After an uneventful flight to Georgetown, I arrived into a lovely and warm Guyana. After a good night’s rest at a hotel in the city, we were whisked off to the Botanical Gardens. It was a lovely cool morning that promised a hot, clear day later. As soon as we got out of the vehicle, our guide Carlos was on fire. With his scope and bird book never far away, we were soon clocking up species like there was no tomorrow. Blood coloured woodpecker, great horned owl (superb sighting!), tropical kingbird, greater and little keskadee, festive parrots, pearl kite, snail kite, grey hawk, red shouldered macaw, laughing falcon, squirrel cuckoo, white bellied piculet, tropical mockingbird, blue grey tanager, yellow oriole and the list goes on. Carlos mentioned that it is possible to record on average 50 species during a short visit.
Next on our itinerary was a flight down to the South Rupununi region, then a drive to Caiman House Lodge. There were plenty of birds around and we saw our first jabirus, and we ticked off heaps of species visible from the road such as white-headed marsh tyrant, savanna hawk, turkey vulture, black vulture, whistling duck, giant heron, little blue heron and cattle egret. The Rupununi River is a short walk from the lodge and we set off late afternoon for our first motorised excursion. No otters today but instead we were spoilt with avian sightings: brown chested martins and swifts darted along beside us as muscovy duck, cocoi heron, puff birds, agama heron, black crowned night heron, anhinga (snake bird), limpkin, ani and Amazonian and ring kingfishers flew overhead. The sheer number of species that we counted was staggering.
It was an early start the next morning as we we boarded dugout canoes for a morning’s glide on an oxbow lake, before heading through a mangrove channel to the Rupununi River. Bird after bird after bird was seen and then one of the guides thought they saw an otter. Steering the dugouts with surprising dexterity, we made out way around a small island and sure enough, two heads popped up before promptly disappearing again. We were able to follow their heads as they popped up and down towards a caiman going about its business before disappearing. Wow! We’d seen them!
We enjoyed a wonderful afternoon cruising on the river again, before making our way to another oxbow lake for rum sundowners in the boats, whilst watching the colours in the sky change and fade. Moored alongside more Victoria amazonica, I was chuffed to bits to watch jacanas and my first ever pair of gallinules walking over the spongy lily pads in front of us.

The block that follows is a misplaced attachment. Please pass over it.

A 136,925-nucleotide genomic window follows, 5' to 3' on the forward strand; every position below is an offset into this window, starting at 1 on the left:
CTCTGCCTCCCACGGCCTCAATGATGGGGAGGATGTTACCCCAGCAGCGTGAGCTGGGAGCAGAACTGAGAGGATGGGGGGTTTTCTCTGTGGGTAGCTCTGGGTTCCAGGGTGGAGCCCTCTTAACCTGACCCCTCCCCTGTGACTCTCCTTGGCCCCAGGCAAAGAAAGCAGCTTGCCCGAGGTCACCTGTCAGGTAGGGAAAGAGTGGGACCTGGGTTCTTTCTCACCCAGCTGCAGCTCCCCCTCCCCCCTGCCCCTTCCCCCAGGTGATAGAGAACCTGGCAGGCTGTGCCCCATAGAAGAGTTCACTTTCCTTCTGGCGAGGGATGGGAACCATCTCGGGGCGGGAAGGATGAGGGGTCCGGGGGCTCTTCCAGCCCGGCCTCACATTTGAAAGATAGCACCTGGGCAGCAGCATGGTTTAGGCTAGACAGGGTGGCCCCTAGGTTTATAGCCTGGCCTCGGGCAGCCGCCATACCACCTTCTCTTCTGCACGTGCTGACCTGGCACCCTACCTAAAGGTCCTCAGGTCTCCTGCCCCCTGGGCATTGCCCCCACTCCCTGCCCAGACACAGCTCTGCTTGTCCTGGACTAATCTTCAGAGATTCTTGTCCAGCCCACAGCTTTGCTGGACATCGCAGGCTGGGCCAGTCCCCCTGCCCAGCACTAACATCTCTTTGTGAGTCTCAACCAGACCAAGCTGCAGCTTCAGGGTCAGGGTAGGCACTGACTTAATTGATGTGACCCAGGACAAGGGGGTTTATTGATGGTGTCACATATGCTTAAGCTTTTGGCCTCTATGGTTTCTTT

Another early start the next day and we were clambering into Karanambu’s two 4x4s. We were driven a little way before the driver stopped and asked us to bring our cameras and stand in the savannah. This we duly did and then the grins started! A few hundred metres from us was a vaquero cantering through the bush and in front of him was undoubtedly a giant anteater! With its long, long hair floating in the wind it looked akin to a large dark brown flat coated retriever. It came right towards to us and then ran left and right giving us the opportunity to take some wonderful photos. The setting was perfect, the light was stunning and it will be a moment I will remember for years to come.
Leaving the savannah behind, we drove towards the Amerindian community of Surama and our overnight accommodation, Surama Eco Lodge. The landscape changed as we reached the foothills of the Pakaraima Mountains and suddenly, after passing through Annai, we were in rainforest and following the trans-national highway that leads all the way to Georgetown, eight or so hours away. With huge trees alive with bird calls towering over us on either side of the road, I felt like we had arrived! Located in a small patch of savannah completely surrounded by rainforest, accommodation at Surama is provided in four simple rondavel style circular cottages that are accessed through a hand painted door covered in either a wildlife or Amerindian scene.
We enjoyed a rainforest walk to and from the Burro Burro River, followed by a boat trip looking for wildlife. Our guide, Gary, was superb and we saw our first curassow at the start of the walk, as well as tracks for silky anteater, tapir and capybara. Listening to the wonderful call of a screaming piha (now synonymous with rainforest!), a lucky look up provided us with a beautiful violaceous trogon perched calmly above us. It proved to be obliging and posed for us beautifully. Once at the river, we boarded our boats and soon we’re seeing our first channel billed toucans, macaws and green acacaris. On the bank side bamboo we watched capuchin monkeys and on the ground, grey necked wood rail.
The following day we awoke to the sound of howler monkeys. We drove to the base of Mount Surama from where we commenced our rainforest hike. Our aim was not to reach the top but to enjoy breakfast with a view from a rocky outcrop. We walked for around an hour enjoying a myriad of bird calls along the way. We were somewhat hot and sweaty by the time we reached our destination but it was well worth it! As we took in the wonderful views, we noticed some red and green macaws flying below us over the canopy. Truly magnificent, we watched as they flew back and forth and back and forth in tandem. Definitely one of my favourite moments on the trip.